A campaign organized by black students at Boston Latin, the oldest and one of the most prestigious high schools in the country, hopes to raise awareness of what they say is rampant racism.
“We are here today to make our voices heard,’’ says BLS B.L.A.C.K. President Meggie Noel in the video.
In the video, Noel and BLS B.L.A.C.K. member Kylie Webster-Cazeau ask their peers to use the hashtag #BlackatBLS to raise awareness of issues they say permeate the school. They cite incidents in which their white peers used racial slurs and weren’t reprimanded by school officials.
“#BlackatBLS: When your white peers are using Twitter and Facebook to put out racial slurs and negative things about students of color and you print out the tweets and give them to your headmaster in a binder and she does nothing about it,’’ Webster-Cazeau says in the video.
Boston Latin’s headmaster had not yet responded to a request for comment by the time of publication, but the Boston Latin School Twitter acknowledged the movement Tuesday.
Thank you #BLACKatBLS for bringing your concerns forward. Eager to work together to create a better BLS climate for all -- LMT, Headmaster— Boston Latin School (@bostonlatin) January 19, 2016
Boston Public Schools announced that it would investigate the students’ claims and provide mandatory training for all school leaders on how to respond to reports of bias, The Boston Globe reports.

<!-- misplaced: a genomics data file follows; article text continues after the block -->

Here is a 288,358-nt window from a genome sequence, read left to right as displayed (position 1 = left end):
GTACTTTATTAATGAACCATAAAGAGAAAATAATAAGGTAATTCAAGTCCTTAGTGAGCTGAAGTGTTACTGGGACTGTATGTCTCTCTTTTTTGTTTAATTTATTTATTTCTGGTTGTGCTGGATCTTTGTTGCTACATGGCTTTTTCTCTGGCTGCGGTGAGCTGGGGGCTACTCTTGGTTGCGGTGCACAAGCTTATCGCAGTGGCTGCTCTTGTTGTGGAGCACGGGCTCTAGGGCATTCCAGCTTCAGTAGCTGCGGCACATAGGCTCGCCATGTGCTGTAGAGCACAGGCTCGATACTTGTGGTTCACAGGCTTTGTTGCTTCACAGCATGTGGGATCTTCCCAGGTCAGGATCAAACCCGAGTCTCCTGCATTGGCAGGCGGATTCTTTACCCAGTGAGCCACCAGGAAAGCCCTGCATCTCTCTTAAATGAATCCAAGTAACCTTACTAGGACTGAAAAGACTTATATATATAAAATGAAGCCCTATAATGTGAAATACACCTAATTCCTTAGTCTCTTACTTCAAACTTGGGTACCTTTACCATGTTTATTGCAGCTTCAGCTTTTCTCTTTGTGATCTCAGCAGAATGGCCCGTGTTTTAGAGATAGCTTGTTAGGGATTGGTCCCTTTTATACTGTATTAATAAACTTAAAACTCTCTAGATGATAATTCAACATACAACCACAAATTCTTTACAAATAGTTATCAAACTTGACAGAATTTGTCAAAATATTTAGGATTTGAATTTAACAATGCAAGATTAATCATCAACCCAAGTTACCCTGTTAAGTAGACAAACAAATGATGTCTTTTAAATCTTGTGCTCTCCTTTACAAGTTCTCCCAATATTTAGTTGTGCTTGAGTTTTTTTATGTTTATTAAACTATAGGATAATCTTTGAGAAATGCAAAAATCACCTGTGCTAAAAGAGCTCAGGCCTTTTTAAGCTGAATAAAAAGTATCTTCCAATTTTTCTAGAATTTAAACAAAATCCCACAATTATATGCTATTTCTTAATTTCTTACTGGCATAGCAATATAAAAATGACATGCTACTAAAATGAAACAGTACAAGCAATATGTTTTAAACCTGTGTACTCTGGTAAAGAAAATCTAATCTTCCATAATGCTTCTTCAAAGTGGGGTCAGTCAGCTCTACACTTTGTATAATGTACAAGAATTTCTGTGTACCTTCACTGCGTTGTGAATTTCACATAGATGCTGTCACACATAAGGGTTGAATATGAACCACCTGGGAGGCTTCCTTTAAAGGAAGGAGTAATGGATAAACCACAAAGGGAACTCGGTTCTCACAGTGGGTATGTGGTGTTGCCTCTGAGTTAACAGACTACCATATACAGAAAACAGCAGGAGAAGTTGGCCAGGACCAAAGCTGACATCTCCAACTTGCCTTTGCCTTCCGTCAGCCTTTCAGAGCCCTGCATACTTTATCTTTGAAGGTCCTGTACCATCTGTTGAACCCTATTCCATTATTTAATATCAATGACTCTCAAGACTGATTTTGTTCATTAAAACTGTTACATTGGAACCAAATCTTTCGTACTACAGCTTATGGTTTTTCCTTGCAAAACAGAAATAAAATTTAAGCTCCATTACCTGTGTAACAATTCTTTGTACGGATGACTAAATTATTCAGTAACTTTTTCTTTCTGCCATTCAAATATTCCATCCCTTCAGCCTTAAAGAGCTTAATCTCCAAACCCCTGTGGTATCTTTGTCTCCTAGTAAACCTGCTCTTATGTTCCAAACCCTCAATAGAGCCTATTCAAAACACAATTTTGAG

“While it is unfortunate that we continue to struggle in this city and in our schools with racial divides and tensions,’’ said Superintendent Tommy Chang in a statement, according to the Globe. “I am incredibly proud to know we have students who are able to organize respectfully and advocate for themselves in a thoughtful manner and receive the attention to their concerns that they deserve.’’
Using the hashtag #BlackatBLS, students and alumni shared their own experiences on social media.
"Ugh I wish I was black or something then I wouldn't have gotten deferred" Real thing someone at BLS said to me the other day #BlackAtBLS— Trevor (@thalprice) January 18, 2016
"You speak so white" I'm sorry. I didn't realize intelligence and eloquence was only associated with white people #BlackAtBls— Meggie Noel . (@megosaurus_rawr) January 18, 2016
Throw back to when BLS gave a sexting assembly instead of addressing the racist comments said by actual (UNPENALIZED) students? #BlackAtBLS— X (@Trinitirican) January 19, 2016
in 9th grade we read the novel "Black Boy" and this kid had the audacity to ask "why can't we read a book called White Boy?" #BlackAtBLS— new year same kazoo (@alostkaz) January 19, 2016
Boston City Councilor Tito Jackson has shown support for the movement, and told the Boston Herald that Boston Latin has “not really taken these what I believe important issues to heart and actually done something about them.’’
Boston Public Schools spokesman Richard Weir said in a statement to the Herald that leaders at the school take the students’ concerns “very seriously.’’ Boston Latin’s student body is 8.5 percent black, compared to a district-wide 35 percent.